There have been killer sunrises all week along the Riviera Nayarit. The one above, taken two days ago at Punta Mita, features one of the then-20 anchored boats, and the remnants of a fine right-hander wave. Thanks to several spots in the Punta Mita area that feature mostly long but mellow waves — the Mexican Malibu, Stinkys, etc — it has become a SUP mecca. Even the great Gerry Lopez comes down a couple of times a year to give SUP/yoga seminars. Based on Gerry’s stellar reputation, he probably has his students doing yoga while SUP-ing. Anyway, it continues to be a warm winter in this part of Mexico, with the air temps in the mid-80s and the ocean in the high 70s. If you think it’s fabulous, it sure as tooting is.
But there was a bummer the other night at the crowded La Cruz anchorage of Banderas Bay, as a dinghy and outboard were stolen from Flying Dragon, a junk (the type of boat, not its condition). The dink’s painter had clearly been cut. It’s our understanding that the inflatable was later found drifting in the middle of the bay, minus the outboard, and towed back to port. It’s unclear if the outboard had been nicked by locals or by a cruiser. As disturbing as the latter might sound, cruisers stealing dinghies or outboards isn’t as rare as it should be.
Mike Danielson of PV Sailing also told us that the big J/160 Blue had her dinghy stolen while anchored at Punta Mita in October. The fact was brought to the attention of local fishermen, and two days later it was returned. Apparently it had been stolen by a fisherman from Cabo Corrientes 25 miles across the bay. But the Punta Mita fishermen, not wanting a bad reputation for their area, applied pressure, and it was returned. It goes to prove once again, that dinghies and outboards aren’t stolen without other members of the local community knowing about it.
As previously stated, Latitude recommends chaining your dinghy/outboard to your boat — no matter if the dinghy/outboard is kept in the water or hauled out of the water — with reasonably thick stainless steel chain. It’s not only hard to cut the chain, but the stuff is noisy as all get out. You wouldn’t leave your car unlocked in the States, would you? So ‘lock’ your dinghy.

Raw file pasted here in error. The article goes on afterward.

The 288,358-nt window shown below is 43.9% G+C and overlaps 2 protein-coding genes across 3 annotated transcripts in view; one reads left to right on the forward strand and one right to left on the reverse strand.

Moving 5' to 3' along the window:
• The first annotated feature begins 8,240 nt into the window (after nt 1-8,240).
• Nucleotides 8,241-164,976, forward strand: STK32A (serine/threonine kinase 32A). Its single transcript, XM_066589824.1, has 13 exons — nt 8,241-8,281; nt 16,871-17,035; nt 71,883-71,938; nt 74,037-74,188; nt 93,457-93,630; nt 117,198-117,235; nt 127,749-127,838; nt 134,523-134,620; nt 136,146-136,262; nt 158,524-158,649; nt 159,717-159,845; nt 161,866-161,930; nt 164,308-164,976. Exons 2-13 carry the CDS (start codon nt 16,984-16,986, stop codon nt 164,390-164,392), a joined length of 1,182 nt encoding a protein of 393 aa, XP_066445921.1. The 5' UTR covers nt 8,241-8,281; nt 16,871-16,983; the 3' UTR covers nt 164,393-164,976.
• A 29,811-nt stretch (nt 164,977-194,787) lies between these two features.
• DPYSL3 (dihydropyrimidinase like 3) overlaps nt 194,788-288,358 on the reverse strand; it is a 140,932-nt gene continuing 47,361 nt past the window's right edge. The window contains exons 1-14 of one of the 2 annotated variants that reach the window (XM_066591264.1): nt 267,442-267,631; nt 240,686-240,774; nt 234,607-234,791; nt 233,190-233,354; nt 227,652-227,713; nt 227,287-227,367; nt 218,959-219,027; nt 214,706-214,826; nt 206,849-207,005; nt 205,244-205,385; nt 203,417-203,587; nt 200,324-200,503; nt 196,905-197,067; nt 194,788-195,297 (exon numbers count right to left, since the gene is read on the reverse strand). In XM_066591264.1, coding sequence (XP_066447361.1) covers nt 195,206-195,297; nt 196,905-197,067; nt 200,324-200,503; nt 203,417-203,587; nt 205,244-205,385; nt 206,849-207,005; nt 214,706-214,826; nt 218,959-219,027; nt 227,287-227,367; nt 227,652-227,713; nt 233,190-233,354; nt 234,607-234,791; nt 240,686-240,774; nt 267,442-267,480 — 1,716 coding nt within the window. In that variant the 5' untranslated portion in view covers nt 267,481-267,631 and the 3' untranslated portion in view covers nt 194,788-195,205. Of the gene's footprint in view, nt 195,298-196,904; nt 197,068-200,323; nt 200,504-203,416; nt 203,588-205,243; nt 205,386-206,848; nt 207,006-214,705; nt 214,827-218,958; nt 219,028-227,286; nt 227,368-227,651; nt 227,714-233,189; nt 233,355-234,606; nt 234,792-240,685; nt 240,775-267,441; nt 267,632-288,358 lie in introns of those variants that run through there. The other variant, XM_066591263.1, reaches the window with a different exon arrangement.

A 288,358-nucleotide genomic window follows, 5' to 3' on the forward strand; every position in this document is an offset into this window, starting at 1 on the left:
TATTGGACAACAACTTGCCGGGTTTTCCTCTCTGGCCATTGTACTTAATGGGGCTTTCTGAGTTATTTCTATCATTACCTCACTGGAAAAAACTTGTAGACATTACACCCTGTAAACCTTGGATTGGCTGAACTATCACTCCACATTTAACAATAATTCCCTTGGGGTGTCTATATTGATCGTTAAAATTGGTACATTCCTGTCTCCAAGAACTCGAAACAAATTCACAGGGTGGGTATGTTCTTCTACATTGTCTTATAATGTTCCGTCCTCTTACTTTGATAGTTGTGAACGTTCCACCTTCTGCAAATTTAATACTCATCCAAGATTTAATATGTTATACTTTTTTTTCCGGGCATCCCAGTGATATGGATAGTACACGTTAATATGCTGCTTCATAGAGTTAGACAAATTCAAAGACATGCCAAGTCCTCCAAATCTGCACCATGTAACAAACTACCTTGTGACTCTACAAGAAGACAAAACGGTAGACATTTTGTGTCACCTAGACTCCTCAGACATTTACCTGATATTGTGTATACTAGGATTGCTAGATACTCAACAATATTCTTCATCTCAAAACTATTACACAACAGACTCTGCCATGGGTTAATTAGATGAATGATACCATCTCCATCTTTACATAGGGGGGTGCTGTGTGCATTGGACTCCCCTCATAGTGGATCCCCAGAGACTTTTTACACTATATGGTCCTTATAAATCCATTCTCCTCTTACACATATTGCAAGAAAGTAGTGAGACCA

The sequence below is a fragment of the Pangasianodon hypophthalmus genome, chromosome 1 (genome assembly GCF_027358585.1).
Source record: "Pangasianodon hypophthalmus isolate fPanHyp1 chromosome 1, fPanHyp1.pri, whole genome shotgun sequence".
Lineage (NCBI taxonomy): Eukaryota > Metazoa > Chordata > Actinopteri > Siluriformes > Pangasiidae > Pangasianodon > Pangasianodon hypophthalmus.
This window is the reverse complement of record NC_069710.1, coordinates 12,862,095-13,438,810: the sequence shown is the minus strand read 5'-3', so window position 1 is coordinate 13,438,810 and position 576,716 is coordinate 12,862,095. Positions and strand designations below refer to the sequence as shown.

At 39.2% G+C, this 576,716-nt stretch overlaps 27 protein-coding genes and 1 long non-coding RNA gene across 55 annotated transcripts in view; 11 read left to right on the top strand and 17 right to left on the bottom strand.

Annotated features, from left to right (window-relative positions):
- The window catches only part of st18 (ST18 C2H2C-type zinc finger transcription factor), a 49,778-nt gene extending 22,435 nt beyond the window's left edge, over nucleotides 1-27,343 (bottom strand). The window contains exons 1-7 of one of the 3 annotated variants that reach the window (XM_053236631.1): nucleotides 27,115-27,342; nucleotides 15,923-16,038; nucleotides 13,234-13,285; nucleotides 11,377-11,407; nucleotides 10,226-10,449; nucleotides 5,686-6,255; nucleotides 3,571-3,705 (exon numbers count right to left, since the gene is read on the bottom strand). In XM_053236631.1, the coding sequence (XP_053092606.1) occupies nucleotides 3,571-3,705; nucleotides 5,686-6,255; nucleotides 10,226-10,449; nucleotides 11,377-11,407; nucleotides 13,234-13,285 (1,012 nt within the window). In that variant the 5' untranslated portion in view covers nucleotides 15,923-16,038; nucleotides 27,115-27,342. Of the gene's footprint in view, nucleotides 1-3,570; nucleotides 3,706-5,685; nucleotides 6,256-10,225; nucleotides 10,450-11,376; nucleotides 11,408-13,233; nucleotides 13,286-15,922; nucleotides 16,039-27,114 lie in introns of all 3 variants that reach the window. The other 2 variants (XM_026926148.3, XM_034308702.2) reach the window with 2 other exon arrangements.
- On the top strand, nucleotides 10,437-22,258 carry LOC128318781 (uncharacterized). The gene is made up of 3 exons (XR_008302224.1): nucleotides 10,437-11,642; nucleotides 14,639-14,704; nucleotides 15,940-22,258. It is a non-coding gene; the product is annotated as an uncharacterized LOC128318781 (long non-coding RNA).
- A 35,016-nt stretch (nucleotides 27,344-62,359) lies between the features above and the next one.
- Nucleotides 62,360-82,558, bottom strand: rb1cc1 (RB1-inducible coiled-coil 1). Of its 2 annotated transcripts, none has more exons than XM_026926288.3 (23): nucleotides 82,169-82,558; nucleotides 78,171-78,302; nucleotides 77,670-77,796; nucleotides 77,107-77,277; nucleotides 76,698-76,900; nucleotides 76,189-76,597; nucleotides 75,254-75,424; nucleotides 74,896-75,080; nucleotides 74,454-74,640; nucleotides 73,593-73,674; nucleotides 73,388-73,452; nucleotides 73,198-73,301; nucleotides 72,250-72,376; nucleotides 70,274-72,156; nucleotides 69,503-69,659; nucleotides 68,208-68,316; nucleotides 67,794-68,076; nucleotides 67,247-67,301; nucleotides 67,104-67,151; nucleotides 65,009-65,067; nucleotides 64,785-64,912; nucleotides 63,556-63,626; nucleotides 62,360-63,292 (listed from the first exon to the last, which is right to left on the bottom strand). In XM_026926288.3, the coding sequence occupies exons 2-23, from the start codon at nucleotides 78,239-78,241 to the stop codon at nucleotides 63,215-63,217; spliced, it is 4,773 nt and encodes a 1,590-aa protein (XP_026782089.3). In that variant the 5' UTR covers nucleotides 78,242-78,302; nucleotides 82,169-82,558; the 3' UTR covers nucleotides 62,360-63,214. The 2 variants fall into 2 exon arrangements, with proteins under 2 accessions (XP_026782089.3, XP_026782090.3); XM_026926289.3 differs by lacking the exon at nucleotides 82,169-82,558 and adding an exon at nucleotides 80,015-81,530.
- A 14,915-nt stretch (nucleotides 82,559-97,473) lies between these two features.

On Wednesday, we ran this photo of the snake that bit Keith Albrecht of the Alamitos Bay-based Columbia 36 Ojo Rojo. We got lots of response from asking readers to identify the snake. The unanimous opinion is that it was either a false water cobra, a rat snake, a grey rat snake, a little boa, an articulated boa, a gopher snake, an articulated gopher snake, a spotted leaf-nose, a Mexican hooknose, a copperhead, a diamondback water snake (which lives on fish and amphibians), a juvenile coachwhip, or a lyre snake. Indeed, Jason Hood, President of the Chicago Herpetological Society in subzero Chicago says the snake "appears to be either a Trimorphodon or a Leptodeira, more than likely a Trimorphodon from what can be seen in the photo. Both are harmless snakes that are lizard and frog eaters."
Robert Schaper’s brother, who is a vet and snake hunter, also identifies it as a Trimorphodon biscutatus lyrophanes, which we believe is casually referred to as a lyre snake. "I saw a lyre snake that was caught in a dock box in Puerto Vallarta last year," writes Mike McCue of Sweet Reality in Nuevo Vallarta, "I don’t believe the bite is fatal in adults, but they do give a nasty surprise. They come on board chasing geckos."
For the record, Keith is indeed still alive and happily cruising with his wife Terry.